DUBLIN Ireland looks set to resist pressure from its international lenders and ease off on the pace of austerity after its finance minister said on Tuesday there was some flexibility on the severity of tax hikes and cuts due in next month's budget.
Ministers have been campaigning for months to use the slack afforded by a bank debt deal struck with the European Central Bank earlier this year to bring in a less stringent budget than the 3.1 billion euro ($4.2 billion) package originally planned.
But the International Monetary Fund, Ireland's central bank and, most recently, influential ECB Executive Board member Joerg Asmussen have all said the money should be held to cushion the weak Irish economy against any shocks ahead of an expected exit from the bailout later this year.
"We don't want to impose any hardship that isn't necessary," Finance Minister Michael Noonan told Newstalk radio.
"The Europeans are very insistent that we meet the targets but there is a little bit of flexibility and we will work in that space to bring forward the best budget possible."
The government has to make further cuts in social welfare, health and education spending and introduce some fresh tax increases in order to reduce a budget deficit that remains the highest in Europe.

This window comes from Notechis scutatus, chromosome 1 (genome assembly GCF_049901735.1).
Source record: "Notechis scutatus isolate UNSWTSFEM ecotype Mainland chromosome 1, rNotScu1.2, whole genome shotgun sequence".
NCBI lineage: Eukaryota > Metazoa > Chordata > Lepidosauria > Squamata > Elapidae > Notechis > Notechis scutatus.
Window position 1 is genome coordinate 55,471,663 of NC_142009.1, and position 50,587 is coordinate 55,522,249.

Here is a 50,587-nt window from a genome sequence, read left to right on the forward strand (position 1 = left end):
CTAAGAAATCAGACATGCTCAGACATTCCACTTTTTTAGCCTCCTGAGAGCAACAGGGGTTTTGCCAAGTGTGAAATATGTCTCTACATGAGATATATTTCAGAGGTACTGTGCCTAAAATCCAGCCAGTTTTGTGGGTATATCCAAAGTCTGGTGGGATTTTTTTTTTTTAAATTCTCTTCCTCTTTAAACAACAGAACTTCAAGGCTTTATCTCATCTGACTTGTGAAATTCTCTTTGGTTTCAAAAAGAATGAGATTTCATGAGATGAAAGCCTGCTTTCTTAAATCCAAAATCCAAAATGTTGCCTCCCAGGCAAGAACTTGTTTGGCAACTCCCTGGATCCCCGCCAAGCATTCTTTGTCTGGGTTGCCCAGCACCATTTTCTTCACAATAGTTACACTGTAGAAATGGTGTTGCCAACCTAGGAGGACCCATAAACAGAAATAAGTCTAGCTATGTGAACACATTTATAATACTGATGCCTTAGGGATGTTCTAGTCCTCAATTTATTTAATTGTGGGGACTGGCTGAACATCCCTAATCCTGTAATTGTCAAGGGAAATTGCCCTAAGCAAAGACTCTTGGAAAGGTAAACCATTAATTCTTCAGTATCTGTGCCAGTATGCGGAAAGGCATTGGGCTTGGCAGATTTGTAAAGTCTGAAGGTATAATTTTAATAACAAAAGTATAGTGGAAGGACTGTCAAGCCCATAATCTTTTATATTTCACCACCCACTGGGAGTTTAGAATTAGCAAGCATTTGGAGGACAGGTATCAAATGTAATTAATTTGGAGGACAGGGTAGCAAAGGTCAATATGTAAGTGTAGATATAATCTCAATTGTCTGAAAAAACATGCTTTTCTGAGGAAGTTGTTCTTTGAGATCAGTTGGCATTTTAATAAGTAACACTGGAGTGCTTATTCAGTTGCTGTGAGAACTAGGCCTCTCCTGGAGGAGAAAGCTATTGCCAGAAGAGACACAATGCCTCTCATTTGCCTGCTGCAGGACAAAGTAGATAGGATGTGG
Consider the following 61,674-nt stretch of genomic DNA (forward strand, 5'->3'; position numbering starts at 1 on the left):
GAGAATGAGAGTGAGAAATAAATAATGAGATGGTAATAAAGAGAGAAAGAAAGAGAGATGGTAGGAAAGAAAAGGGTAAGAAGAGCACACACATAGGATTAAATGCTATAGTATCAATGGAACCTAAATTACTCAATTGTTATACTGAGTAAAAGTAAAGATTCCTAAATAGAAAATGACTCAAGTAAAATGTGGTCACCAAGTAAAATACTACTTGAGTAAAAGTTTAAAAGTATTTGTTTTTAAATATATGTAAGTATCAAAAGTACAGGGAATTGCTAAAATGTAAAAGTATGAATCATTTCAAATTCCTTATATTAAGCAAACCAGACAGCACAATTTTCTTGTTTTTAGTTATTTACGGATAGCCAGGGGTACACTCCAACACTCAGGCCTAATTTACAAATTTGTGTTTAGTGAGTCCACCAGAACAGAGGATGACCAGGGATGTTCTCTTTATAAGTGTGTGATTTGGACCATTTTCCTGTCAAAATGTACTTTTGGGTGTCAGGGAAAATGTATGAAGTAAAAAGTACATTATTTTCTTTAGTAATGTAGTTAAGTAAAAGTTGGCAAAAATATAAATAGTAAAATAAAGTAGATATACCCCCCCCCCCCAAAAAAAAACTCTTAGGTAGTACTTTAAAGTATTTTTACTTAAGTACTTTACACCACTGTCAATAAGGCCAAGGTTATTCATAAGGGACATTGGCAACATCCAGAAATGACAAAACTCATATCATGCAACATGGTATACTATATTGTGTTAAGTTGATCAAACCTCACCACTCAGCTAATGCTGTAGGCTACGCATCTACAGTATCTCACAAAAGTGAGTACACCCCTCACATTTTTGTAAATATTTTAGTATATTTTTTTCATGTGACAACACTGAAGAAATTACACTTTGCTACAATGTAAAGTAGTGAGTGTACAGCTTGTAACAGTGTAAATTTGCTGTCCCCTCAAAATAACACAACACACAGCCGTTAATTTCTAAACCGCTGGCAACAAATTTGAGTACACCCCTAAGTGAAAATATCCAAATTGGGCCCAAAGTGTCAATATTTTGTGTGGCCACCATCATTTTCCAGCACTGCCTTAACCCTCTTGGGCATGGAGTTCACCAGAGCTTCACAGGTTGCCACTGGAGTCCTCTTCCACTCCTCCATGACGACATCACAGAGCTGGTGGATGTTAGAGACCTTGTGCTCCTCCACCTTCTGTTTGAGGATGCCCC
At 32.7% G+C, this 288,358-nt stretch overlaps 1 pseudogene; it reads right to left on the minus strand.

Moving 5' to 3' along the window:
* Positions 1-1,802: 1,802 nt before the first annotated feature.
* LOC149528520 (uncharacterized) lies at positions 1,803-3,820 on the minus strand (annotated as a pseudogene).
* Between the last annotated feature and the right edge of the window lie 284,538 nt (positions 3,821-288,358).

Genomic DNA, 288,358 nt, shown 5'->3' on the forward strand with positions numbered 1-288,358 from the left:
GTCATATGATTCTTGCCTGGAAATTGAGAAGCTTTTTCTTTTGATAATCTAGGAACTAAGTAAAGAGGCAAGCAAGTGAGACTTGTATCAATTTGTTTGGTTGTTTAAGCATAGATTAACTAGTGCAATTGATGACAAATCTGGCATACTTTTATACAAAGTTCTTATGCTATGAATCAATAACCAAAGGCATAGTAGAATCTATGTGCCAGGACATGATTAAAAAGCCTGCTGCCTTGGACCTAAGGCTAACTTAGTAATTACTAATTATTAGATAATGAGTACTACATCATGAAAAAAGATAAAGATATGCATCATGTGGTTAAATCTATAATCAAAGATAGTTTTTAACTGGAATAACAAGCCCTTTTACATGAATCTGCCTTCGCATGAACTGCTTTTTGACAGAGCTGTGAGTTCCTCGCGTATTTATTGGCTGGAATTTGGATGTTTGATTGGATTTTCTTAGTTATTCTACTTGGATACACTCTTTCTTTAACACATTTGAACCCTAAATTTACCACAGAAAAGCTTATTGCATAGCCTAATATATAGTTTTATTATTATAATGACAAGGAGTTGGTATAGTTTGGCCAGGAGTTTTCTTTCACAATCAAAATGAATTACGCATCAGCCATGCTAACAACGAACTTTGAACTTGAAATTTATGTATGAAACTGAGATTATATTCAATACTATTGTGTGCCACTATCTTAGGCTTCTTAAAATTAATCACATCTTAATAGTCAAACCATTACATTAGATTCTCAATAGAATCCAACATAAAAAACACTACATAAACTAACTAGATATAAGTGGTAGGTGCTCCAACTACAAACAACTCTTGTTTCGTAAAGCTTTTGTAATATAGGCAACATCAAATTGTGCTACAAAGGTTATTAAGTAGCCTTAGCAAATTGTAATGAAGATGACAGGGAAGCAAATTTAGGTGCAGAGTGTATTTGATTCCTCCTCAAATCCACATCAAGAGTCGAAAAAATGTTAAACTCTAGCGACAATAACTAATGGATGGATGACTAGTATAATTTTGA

The Labour party, the junior partner in the two-party coalition and which is suffering in opinion polls amid no let-up in five years of austerity, want Noonan, a member of the senior Fine Gael party, to do the absolute minimum required to meet the deficit reduction targets agreed with Europe for next year.
However with the economy set to barely grow this year and Noonan determined to follow bailed-out Greece in returning to a primary budget surplus next year, any reduction in cuts looks set to be modest and unlikely to upset investors.
"The markets at this stage are calm enough to look at the bigger picture and realize this will be a very small amendment and that there's a political necessity in it," said Owen Callan, a Dublin-based bond dealer at Danske Bank.
"The idea that Ireland will be running a primary surplus next year is a very important message to be able to communicate to the market and investors. It's a key hurdle to get over."
(Reporting by Padraic Halpin; Editing by Mike Collett-White and Susan Fenton)